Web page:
On December 20, the National Assembly passed a law known as the “immigration law”. The result of a compromise between Renaissance, les Républicains and the Rassemblement National, its adoption marks a turning point in the attitude of the government and the “centre”: where previously they pretended to stand up against the far right, they are now openly adopting its racist ideas and allying themselves with it without shame.
The French far right applauded the passing of this law, which other fascist parties in Europe are praising and hoping to replicate. And it’s easy to see why: it incorporates directly some of the racist ideological pillars of the far right, such as national preference.
The target of this racist law is no secret: by attacking welfare benefits, birthright citizenship and family reunification, it targets specifically poor foreign workers, the majority of whom are non-white. This is reinforced by the government’s promise to clamp down in 2024 on the Aide Médicale d’Etat (State Medical Aid), of which the disgusting plan to abolish had been strongly denounced. The law’s repressive measures, including the introduction of an offence of illegal residence, will enable the police to unleash their violence even more on these populations, by arresting them arbitrarily on the slightest “suspicion”.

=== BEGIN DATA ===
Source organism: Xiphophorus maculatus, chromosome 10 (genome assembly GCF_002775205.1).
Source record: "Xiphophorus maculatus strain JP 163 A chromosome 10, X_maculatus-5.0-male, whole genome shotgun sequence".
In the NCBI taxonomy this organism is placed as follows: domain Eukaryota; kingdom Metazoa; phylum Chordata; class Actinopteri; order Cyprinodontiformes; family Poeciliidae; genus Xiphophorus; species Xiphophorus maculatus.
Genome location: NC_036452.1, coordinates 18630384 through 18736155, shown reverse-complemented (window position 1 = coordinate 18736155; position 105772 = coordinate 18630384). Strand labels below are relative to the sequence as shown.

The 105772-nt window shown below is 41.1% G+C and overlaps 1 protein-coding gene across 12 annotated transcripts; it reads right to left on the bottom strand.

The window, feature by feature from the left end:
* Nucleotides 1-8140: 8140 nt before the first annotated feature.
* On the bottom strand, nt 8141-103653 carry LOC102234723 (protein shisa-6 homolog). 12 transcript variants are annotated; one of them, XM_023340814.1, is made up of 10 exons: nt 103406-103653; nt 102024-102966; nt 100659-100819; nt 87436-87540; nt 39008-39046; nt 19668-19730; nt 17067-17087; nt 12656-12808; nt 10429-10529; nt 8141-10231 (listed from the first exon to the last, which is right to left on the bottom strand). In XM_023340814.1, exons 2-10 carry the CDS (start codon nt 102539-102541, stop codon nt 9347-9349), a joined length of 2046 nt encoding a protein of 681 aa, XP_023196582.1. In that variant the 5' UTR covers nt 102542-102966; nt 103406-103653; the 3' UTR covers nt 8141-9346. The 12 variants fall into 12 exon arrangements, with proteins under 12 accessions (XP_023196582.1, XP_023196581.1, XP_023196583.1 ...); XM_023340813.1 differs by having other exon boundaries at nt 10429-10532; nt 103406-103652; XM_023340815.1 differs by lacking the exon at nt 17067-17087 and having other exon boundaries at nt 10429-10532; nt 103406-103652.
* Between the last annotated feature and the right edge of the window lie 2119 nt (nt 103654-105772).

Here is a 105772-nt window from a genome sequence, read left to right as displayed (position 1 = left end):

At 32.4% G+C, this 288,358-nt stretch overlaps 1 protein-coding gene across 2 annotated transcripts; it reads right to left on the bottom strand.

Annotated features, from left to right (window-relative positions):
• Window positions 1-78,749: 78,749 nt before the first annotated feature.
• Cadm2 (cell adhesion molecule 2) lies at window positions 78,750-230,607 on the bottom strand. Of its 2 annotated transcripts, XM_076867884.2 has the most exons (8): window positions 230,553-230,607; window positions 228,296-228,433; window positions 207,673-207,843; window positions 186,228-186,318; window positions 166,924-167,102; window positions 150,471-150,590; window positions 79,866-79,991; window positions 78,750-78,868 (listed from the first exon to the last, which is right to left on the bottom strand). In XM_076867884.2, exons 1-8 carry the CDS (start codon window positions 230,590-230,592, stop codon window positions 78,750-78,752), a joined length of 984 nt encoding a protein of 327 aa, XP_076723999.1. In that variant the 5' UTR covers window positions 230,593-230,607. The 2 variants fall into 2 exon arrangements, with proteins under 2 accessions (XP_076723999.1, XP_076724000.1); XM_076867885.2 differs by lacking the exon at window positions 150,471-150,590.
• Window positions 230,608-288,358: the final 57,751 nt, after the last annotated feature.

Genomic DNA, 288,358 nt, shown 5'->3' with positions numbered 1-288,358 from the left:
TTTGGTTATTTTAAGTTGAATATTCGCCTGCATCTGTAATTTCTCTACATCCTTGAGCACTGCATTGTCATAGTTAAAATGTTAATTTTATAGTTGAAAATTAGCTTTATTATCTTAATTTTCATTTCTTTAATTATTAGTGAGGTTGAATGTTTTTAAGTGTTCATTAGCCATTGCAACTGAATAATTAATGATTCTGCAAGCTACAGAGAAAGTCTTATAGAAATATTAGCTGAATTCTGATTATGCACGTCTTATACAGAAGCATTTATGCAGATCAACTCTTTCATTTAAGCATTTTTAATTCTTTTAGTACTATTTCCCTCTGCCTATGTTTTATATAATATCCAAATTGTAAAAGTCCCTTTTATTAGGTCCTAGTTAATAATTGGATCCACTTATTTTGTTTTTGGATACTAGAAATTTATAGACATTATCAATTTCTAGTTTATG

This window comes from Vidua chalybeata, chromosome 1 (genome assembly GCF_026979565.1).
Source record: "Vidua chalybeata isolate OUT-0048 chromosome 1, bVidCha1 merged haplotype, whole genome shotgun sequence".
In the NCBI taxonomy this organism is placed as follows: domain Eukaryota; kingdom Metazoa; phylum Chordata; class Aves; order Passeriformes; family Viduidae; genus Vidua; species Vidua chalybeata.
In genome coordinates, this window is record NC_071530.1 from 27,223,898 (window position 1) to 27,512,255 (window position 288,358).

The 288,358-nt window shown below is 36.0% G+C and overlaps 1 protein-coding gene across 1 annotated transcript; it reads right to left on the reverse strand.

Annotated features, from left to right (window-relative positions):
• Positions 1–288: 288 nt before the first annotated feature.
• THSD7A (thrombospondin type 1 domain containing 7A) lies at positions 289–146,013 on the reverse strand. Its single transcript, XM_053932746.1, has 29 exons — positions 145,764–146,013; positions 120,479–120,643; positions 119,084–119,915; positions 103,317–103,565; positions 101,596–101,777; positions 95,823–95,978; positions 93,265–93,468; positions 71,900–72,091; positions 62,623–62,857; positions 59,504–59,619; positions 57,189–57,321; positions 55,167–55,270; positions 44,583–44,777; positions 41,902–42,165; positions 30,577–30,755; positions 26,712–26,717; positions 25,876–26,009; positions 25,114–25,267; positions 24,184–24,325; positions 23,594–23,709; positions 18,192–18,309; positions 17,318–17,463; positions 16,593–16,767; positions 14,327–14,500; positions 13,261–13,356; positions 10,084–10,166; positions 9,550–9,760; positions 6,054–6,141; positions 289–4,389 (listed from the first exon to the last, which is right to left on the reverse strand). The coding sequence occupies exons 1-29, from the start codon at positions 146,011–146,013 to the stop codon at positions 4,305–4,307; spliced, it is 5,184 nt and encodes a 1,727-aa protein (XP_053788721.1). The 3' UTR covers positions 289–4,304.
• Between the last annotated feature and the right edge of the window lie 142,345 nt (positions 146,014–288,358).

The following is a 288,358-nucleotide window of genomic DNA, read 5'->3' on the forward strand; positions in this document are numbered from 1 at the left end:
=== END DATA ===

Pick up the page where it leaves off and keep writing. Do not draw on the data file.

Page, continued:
This law’s agenda is that of the far right: violence. Violence from the state, whether exercised through social services (or in this case their inaccessibility), the justice system or the police. It heralds the future, with a government that will continue to exercise ever more violence against foreigners, but also against people with French nationality. Because its attacks on social benefits, freedom, education and research will extend to everyone.
The STJV is firmly opposed to this law and to any restrictions on people’s rights and social benefits, no matter who they apply to. We defend the right for everyone, without restriction, to be able to reside wherever they wish and to live there with dignity, in peace. We call on all workers to join the actions opposing this law, and in particular the mobilisations on Sunday 14 and 21 January.